Meaningful Use: Safety and Quality of Care

Twitter icon
Facebook icon
LinkedIn icon
e-mail icon
Google icon
For nearly a year and a half following the passage of the Health Information Technology for Economic and Clinical Health (HITECH) Act, the medical community had one question on its mind: What constitutes meaningful use? The HITECH legislation stresses that in order to receive stimulus funding for health IT, providers must prove meaningful use of that technology. jonathan_teichOn July 13, 2010, meaningful use was defined—or, rather, the stage 1 requirements for achieving it were spelled out, almost 17 months after the HITECH Act’s enactment. On August 4, Jonathan Teich, MD, PhD, CMIO of Elsevier Health Sciences, led a webinar sponsored by the Healthcare Information and Management Systems Society (HIMSS), parsing meaningful-use requirements as they relate to the stated DHHS goal of improving the safety and quality of care.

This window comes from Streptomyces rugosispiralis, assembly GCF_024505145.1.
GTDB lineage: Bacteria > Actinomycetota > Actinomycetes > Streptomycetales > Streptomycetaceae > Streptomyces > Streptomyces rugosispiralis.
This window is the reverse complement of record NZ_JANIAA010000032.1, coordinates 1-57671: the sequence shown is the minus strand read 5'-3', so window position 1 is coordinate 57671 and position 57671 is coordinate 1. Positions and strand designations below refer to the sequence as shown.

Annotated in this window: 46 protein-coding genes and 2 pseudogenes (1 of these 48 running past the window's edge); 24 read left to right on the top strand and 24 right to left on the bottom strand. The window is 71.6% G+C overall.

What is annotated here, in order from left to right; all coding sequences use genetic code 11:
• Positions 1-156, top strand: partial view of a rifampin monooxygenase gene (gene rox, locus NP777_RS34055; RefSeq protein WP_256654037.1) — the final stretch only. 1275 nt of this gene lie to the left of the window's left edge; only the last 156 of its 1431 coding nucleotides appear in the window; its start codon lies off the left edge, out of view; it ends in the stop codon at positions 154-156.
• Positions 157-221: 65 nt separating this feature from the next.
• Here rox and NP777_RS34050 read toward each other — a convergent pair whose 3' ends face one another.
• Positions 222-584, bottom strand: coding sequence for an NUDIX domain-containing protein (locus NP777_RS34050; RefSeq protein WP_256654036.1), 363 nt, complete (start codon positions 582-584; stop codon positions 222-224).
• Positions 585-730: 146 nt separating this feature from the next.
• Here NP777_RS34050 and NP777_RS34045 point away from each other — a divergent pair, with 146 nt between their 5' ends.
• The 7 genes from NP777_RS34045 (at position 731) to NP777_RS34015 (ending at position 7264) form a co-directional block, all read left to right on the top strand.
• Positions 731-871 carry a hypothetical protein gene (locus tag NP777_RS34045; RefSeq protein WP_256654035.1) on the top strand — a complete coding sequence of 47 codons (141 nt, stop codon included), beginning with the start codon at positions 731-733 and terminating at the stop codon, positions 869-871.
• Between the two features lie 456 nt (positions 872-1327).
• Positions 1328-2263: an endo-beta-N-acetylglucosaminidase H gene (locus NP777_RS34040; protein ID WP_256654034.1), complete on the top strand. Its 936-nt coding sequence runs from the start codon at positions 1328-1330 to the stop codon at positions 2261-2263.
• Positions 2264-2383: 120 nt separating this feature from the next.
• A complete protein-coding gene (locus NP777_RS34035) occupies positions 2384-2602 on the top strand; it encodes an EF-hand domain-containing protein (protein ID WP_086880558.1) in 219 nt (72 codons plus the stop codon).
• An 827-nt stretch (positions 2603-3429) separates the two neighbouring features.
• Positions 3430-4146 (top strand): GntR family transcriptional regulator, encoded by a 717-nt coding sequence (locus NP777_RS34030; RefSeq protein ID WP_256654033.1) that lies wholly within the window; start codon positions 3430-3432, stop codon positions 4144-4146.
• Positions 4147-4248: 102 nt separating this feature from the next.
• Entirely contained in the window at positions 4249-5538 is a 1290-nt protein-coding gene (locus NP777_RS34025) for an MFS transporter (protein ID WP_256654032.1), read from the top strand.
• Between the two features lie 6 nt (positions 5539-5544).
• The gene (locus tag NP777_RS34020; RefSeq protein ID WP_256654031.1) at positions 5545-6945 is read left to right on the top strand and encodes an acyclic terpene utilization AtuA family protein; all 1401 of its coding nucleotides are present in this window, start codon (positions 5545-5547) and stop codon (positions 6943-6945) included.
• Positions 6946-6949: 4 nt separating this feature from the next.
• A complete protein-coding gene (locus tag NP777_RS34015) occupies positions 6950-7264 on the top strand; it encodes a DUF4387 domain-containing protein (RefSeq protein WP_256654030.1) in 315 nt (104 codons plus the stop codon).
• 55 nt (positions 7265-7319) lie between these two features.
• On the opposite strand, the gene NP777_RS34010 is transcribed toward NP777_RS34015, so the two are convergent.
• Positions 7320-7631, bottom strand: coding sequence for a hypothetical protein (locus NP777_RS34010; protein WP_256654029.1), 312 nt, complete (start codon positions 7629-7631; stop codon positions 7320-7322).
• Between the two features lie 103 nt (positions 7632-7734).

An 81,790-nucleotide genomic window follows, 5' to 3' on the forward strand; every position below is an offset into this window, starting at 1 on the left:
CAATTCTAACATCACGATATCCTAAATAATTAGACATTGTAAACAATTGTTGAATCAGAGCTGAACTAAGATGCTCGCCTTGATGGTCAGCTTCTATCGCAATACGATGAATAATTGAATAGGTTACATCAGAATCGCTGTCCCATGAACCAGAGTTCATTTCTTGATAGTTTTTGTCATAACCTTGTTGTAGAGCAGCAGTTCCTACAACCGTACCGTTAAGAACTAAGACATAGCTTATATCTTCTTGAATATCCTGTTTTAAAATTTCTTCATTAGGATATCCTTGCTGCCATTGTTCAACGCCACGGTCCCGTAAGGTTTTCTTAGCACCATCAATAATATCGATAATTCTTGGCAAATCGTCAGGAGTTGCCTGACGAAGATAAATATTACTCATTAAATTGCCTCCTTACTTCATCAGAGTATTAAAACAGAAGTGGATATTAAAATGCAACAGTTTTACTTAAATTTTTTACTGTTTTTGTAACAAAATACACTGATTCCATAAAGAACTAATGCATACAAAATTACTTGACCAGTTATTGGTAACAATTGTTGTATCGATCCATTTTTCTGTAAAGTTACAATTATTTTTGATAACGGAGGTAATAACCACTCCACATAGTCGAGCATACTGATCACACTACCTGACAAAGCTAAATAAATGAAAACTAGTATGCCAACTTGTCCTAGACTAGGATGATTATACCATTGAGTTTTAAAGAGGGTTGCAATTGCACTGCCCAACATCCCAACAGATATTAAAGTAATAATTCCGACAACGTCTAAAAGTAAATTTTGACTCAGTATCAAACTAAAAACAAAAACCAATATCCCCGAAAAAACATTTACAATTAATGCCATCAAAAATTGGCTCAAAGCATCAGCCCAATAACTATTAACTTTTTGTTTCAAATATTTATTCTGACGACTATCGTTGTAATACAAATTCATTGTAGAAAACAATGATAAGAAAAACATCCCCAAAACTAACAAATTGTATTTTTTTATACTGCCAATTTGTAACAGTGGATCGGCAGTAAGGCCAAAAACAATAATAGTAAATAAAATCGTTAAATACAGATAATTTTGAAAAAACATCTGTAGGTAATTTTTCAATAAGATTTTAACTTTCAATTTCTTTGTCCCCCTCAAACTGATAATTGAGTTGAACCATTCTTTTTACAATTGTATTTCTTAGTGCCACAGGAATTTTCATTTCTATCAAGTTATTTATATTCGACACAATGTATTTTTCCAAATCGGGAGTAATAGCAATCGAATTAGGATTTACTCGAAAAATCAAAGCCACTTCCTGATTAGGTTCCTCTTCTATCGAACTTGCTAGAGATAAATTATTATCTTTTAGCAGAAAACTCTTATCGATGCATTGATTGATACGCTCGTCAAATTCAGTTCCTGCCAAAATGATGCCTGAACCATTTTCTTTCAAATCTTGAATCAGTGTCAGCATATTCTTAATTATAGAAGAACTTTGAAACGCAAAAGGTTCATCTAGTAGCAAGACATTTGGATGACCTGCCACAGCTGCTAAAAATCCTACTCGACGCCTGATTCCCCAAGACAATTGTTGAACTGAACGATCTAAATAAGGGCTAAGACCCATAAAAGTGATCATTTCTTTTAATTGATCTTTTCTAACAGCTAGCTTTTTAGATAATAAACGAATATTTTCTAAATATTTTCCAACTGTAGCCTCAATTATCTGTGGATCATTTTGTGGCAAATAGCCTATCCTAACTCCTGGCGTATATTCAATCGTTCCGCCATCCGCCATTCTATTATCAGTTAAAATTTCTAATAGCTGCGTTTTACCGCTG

“It’s striking a balance between the overall goal, using EHRs to improve quality, while encouraging widespread adoption and avoiding an excessive work burden on physicians. While not fulfilling every quality metric that the policy committee would like, you’re gaining the capability to do that.”
— Jonathan Teich, MD, PhD, CMIO of Elsevier Health Sciences